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On the face of it, Russia's economic performance over recent years has been impressive. But today, amid plummeting gross domestic product and sharp falls in industrial production, there's a new awareness that Russia's economy is also beset by deep-seated problems. Despite almost two decades of market reforms, the country's labor productivity, a key indicator of overall economic efficiency, remains one of the lowest among industrialized nations. Several studies have been published recently underscoring the scale of the problem.
According to one of the studies, by Strategy Partners, a Moscow management consultancy, Russia's average labor productivity is just 17% of the U.S. level. The amount varies by sector, from a low of 6% in machine building to a high of 22% in the natural resource industries. But the room for improvement is colossal everywhere. "If, in Russia, a mere 10% of workers had the same level of productivity as in the U.S., Russia's GDP would increase by one and a half times," notes Alexander Idrisov, managing partner of Strategy Partners.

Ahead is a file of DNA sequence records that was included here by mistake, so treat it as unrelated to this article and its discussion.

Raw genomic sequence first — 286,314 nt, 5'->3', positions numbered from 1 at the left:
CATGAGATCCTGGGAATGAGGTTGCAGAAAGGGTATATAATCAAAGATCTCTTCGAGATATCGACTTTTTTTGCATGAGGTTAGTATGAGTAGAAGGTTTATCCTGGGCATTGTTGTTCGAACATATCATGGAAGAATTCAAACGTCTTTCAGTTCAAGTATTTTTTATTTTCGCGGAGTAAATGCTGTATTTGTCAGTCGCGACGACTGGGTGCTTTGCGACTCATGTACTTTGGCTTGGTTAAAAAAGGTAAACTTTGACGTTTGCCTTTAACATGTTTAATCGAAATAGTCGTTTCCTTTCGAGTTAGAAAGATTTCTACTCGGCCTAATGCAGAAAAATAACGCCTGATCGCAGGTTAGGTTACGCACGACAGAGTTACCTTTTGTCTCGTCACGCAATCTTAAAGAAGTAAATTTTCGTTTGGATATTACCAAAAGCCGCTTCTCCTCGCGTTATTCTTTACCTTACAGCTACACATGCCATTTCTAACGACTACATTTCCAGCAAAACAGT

Similar conclusions have been reached by the U.S. consultancy McKinsey, which has also just published a report examining Russian productivity. McKinsey, which focused on six sectors, concluded that Russian productivity was around 26% of the U.S. level. That's an improvement on 10 years ago, when McKinsey estimated Russian productivity at 18% that of the U.S. But widespread inefficiencies remain. For example, it takes three times as many workers to produce a ton of steel in Russia as it does in the U.S.
Russia's productivity looks bad even in comparison with other emerging markets. In 2007, the World Bank estimated that revenues per worker in Russia were only around $7,000 per head per year. That's around 20% lower than in India, and 40% lower than in China. The figure is especially troubling when you consider that Russia's labor costs are about double the level in either India or China.
Why is Russian productivity so low? "Why should it be high?" asks Boris Kuznetsov, chief researcher at the Higher School of Economics in Moscow. "Let's look at the history. Very few big enterprises were constructed in the last 20 years, so the technology is old. In China, you have very cheap labor and up-to-date technologies because they were imported recently."